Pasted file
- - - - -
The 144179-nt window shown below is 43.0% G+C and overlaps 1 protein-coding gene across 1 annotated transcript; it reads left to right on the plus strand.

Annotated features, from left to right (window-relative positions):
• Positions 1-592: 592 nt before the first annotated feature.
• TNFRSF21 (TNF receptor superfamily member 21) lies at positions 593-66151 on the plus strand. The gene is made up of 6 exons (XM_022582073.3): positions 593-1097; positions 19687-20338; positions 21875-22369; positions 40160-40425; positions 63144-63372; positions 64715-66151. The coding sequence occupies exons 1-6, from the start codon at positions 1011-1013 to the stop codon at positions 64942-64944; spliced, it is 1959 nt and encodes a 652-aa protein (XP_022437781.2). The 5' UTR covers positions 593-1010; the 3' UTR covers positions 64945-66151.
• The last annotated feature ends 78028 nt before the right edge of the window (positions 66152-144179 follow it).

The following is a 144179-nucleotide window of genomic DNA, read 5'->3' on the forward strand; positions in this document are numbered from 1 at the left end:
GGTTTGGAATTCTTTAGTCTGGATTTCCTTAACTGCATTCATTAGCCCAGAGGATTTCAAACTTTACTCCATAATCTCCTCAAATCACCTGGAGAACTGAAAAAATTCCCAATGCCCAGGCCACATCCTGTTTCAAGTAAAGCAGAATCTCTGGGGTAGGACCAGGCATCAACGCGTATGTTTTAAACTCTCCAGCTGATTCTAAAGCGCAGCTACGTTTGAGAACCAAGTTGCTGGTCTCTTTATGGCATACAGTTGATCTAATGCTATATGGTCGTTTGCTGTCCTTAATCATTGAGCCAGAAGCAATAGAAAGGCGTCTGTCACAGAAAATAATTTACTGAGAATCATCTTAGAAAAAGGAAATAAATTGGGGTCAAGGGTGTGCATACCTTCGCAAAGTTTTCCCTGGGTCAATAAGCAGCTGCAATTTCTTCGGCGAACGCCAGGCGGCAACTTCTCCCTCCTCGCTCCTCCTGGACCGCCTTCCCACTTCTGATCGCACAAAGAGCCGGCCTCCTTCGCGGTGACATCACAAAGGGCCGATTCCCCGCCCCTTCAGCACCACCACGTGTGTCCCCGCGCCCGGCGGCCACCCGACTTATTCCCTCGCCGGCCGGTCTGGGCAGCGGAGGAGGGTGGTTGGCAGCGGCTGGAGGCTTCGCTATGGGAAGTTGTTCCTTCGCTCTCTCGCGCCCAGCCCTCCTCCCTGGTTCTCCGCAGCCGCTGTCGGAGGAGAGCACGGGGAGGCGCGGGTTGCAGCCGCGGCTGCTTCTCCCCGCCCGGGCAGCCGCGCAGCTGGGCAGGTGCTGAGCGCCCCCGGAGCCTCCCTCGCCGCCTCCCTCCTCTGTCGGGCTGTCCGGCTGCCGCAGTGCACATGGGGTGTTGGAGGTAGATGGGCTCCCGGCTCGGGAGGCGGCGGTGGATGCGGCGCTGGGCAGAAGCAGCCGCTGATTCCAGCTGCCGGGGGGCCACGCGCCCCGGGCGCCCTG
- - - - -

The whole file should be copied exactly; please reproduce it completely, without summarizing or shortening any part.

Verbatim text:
The 144179-nt window shown below is 43.0% G+C and overlaps 1 protein-coding gene across 1 annotated transcript; it reads left to right on the plus strand.

Annotated features, from left to right (window-relative positions):
• Positions 1-592: 592 nt before the first annotated feature.
• TNFRSF21 (TNF receptor superfamily member 21) lies at positions 593-66151 on the plus strand. The gene is made up of 6 exons (XM_022582073.3): positions 593-1097; positions 19687-20338; positions 21875-22369; positions 40160-40425; positions 63144-63372; positions 64715-66151. The coding sequence occupies exons 1-6, from the start codon at positions 1011-1013 to the stop codon at positions 64942-64944; spliced, it is 1959 nt and encodes a 652-aa protein (XP_022437781.2). The 5' UTR covers positions 593-1010; the 3' UTR covers positions 64945-66151.
• The last annotated feature ends 78028 nt before the right edge of the window (positions 66152-144179 follow it).

The following is a 144179-nucleotide window of genomic DNA, read 5'->3' on the forward strand; positions in this document are numbered from 1 at the left end:
GGTTTGGAATTCTTTAGTCTGGATTTCCTTAACTGCATTCATTAGCCCAGAGGATTTCAAACTTTACTCCATAATCTCCTCAAATCACCTGGAGAACTGAAAAAATTCCCAATGCCCAGGCCACATCCTGTTTCAAGTAAAGCAGAATCTCTGGGGTAGGACCAGGCATCAACGCGTATGTTTTAAACTCTCCAGCTGATTCTAAAGCGCAGCTACGTTTGAGAACCAAGTTGCTGGTCTCTTTATGGCATACAGTTGATCTAATGCTATATGGTCGTTTGCTGTCCTTAATCATTGAGCCAGAAGCAATAGAAAGGCGTCTGTCACAGAAAATAATTTACTGAGAATCATCTTAGAAAAAGGAAATAAATTGGGGTCAAGGGTGTGCATACCTTCGCAAAGTTTTCCCTGGGTCAATAAGCAGCTGCAATTTCTTCGGCGAACGCCAGGCGGCAACTTCTCCCTCCTCGCTCCTCCTGGACCGCCTTCCCACTTCTGATCGCACAAAGAGCCGGCCTCCTTCGCGGTGACATCACAAAGGGCCGATTCCCCGCCCCTTCAGCACCACCACGTGTGTCCCCGCGCCCGGCGGCCACCCGACTTATTCCCTCGCCGGCCGGTCTGGGCAGCGGAGGAGGGTGGTTGGCAGCGGCTGGAGGCTTCGCTATGGGAAGTTGTTCCTTCGCTCTCTCGCGCCCAGCCCTCCTCCCTGGTTCTCCGCAGCCGCTGTCGGAGGAGAGCACGGGGAGGCGCGGGTTGCAGCCGCGGCTGCTTCTCCCCGCCCGGGCAGCCGCGCAGCTGGGCAGGTGCTGAGCGCCCCCGGAGCCTCCCTCGCCGCCTCCCTCCTCTGTCGGGCTGTCCGGCTGCCGCAGTGCACATGGGGTGTTGGAGGTAGATGGGCTCCCGGCTCGGGAGGCGGCGGTGGATGCGGCGCTGGGCAGAAGCAGCCGCTGATTCCAGCTGCCGGGGGGCCACGCGCCCCGGGCGCCCTG